Groundhog day

Groundhog day


Author: Paul Scott

Applies to: UK wide

To what extent can a party to an adjudication object to the other side running the same or similar points to those previously decided?

When a construction project goes wrong, parties can often find themselves embroiled in a series of costly adjudications. It can be a source of considerable frustration to a party if the arguments that its opponent seeks to run in a later adjudication appear to be the same or similar arguments that have previously been advanced and rejected in previous adjudications.

There is an obvious cost associated with a party's legal team meeting the similar arguments again, and there is also a risk that the same issue might be decided differently by subsequent adjudicators - thereby leading to uncertainty.

It is for this reason that the courts will refuse to enforce an adjudicator's decision if they consider that what has been decided is substantially the same as a dispute that has already been the subject of an adjudication. However, this has not prevented parties seeking to test the boundaries of this established principle, and this issue has come before the courts again recently in the case of Eurocom Ltd v Siemens Plc.

Eurocom were engaged by Siemens to install communications systems at Charring Cross and Embankment tube stations. The parties became embroiled in a dispute regarding delays, disruption, prolongation and variations to the work scope, and Siemens terminated Eurocom's employment in August 2012.

Shortly after, Eurocom commenced adjudication proceedings against Siemens seeking payment of around £1.4m. However, the appointed adjudicator decided that in fact there was a net payment of around £35,000 due from Eurocom to Siemens.

Over a year later in October 2013, Eurocom commenced another set of adjudication proceedings against Siemens and a different adjudicator was appointed. In this adjudication, Eurocom sought payment of around £2.2m from Siemens. This time, the new adjudicator decided that Siemens should pay Eurocom around £1.6m.

Siemens refused to pay this sum to Eurocom on a number of grounds. One of Siemens' objections was that most of the claims that formed the subject of the second adjudication - which was decided substantially in Eurocoms favour - were merely 're-packaged' versions of claims that had already been decided in Siemens' favour in the first adjudication.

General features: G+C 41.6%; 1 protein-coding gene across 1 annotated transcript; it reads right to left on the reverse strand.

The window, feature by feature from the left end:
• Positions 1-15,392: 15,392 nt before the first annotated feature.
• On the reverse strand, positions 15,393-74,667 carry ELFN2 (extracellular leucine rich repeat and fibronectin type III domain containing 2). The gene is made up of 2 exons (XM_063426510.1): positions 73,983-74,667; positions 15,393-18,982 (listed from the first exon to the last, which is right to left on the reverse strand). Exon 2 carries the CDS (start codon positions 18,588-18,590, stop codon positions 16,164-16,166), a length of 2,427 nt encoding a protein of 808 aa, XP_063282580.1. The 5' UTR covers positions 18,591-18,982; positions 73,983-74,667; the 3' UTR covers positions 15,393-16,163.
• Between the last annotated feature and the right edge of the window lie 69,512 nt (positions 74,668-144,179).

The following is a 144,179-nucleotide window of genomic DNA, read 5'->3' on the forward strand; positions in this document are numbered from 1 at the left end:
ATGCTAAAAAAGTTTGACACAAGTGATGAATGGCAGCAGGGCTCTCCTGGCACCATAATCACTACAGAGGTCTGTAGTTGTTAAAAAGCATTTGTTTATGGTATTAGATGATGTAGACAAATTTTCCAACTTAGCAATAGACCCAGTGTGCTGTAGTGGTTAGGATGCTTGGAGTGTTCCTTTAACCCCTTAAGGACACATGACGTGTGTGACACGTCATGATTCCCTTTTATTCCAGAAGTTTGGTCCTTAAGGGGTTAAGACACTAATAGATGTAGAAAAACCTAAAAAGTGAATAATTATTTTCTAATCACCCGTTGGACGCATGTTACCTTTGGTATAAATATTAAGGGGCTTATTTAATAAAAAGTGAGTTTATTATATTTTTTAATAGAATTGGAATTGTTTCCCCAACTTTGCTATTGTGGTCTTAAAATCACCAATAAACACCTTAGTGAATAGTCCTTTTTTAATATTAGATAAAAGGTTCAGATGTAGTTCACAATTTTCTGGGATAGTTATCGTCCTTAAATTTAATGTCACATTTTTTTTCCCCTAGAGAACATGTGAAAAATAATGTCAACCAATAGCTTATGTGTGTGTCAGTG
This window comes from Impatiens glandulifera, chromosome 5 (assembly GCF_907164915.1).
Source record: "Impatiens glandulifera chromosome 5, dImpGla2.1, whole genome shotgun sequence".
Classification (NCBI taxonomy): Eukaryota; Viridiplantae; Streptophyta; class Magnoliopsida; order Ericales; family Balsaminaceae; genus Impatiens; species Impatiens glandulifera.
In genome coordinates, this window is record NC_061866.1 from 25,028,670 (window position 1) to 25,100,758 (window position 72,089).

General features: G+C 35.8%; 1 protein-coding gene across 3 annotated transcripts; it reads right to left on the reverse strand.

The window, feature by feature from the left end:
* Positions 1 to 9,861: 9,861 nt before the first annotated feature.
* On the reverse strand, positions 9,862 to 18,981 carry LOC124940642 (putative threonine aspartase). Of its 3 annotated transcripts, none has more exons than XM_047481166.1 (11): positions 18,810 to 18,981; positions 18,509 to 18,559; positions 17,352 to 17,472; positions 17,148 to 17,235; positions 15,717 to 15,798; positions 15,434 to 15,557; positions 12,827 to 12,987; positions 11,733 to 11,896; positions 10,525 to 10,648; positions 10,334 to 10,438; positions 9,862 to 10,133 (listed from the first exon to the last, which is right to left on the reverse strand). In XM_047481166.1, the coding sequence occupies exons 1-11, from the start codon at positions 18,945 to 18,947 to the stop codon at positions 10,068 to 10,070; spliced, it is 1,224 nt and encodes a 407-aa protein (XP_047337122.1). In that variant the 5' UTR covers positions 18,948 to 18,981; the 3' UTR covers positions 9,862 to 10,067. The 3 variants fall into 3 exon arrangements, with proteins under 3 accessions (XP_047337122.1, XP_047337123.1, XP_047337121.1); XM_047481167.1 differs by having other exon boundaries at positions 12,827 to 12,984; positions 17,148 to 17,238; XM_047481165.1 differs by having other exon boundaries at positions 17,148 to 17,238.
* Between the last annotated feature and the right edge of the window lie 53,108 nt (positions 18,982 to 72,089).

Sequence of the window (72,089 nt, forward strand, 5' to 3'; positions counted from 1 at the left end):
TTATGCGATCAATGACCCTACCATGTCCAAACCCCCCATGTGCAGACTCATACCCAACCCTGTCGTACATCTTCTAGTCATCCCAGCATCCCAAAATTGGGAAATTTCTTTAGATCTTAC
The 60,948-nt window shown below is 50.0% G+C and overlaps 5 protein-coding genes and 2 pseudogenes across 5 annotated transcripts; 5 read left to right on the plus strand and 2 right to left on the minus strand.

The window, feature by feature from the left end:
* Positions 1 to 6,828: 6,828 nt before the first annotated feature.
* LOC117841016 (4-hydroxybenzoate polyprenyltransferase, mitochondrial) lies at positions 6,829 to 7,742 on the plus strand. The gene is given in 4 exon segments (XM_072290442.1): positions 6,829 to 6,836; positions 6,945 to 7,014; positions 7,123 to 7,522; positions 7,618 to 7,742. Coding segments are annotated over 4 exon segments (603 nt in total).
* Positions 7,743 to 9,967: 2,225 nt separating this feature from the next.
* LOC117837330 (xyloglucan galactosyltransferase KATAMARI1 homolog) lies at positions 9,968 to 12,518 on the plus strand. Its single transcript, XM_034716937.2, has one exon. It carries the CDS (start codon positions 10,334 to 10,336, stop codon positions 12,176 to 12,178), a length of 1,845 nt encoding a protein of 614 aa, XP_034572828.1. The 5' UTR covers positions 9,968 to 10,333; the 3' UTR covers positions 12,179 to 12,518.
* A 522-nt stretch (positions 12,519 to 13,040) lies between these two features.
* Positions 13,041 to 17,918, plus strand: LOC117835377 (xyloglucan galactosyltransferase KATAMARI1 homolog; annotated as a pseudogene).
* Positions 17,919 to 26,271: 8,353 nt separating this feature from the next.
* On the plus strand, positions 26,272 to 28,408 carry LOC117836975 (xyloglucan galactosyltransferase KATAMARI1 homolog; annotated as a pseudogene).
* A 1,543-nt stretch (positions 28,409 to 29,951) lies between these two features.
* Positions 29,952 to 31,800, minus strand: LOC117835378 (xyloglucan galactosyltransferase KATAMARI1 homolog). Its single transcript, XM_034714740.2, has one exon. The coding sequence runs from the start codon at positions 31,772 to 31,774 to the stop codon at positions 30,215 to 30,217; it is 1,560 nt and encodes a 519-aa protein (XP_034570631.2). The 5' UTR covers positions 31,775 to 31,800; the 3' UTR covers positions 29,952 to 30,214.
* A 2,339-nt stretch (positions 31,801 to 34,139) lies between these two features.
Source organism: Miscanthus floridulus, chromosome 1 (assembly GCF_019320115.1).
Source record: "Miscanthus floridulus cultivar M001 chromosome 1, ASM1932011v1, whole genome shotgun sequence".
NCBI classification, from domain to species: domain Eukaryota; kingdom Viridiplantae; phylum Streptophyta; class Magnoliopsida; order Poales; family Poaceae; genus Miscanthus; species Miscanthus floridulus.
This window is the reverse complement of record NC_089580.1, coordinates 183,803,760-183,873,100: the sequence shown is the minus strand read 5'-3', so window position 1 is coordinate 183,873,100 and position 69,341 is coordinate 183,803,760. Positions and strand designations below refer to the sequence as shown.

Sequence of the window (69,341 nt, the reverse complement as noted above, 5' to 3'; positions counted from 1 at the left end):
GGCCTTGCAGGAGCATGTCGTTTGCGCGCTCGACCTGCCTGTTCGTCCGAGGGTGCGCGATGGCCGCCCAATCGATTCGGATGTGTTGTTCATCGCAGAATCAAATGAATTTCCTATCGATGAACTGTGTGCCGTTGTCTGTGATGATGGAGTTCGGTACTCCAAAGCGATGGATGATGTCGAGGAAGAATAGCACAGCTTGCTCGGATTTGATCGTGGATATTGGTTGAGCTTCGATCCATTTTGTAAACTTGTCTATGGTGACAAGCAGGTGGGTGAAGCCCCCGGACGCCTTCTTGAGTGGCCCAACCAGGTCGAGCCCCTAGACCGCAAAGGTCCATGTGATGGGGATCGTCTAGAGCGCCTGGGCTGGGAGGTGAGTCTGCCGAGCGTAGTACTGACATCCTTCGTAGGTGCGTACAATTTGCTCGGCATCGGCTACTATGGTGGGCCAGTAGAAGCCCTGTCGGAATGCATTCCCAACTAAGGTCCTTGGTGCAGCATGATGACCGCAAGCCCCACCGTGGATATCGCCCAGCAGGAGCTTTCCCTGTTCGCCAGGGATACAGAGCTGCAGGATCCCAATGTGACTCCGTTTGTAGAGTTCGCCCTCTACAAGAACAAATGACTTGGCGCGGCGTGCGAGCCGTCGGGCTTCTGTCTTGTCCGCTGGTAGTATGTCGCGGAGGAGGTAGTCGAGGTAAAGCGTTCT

Eurocom disputed this interpretation, and argued that the subject of the first adjudication had been an 'interim account' whereas the subject of the second adjudication had been a 'final account'.

The issue came before the Honourable Mr Justice Ramsey in the Technology and Construction Court, who agreed with Siemens. He decided, amongst other matters, that:

'.a party who has sought and obtained an adjudication decision dealing with the value of all variations cannot then seek to have another adjudicator determine claims for the same variations by way of a 'second bite of the cherry'.'

This judgment re-confirms the position that a party cannot re-adjudicate the same claims if it is dissatisfied with the decision in the first instance, and that re-packaging these claims or purporting to present them on a different basis will not enable a party to 'side-step' this principle.

The position is clear - if a party is dissatisfied with an adjudicator's decision, it is at liberty to commence proceedings in the courts or through arbitration. It cannot ask an adjudicator to re-decide disputes that are substantially the same as disputes that have already been decided.

There are perfectly good policy reasons why this should be the case: to promote certainty; and to prevent a respondent from repeatedly bearing irrecoverable legal costs in defending repeat adjudications on the same issues while a referring party seeks a decision that it likes.


This document is for informational purposes only and does not constitute legal advice. It is recommended that specific professional advice is sought before acting on any of the information given.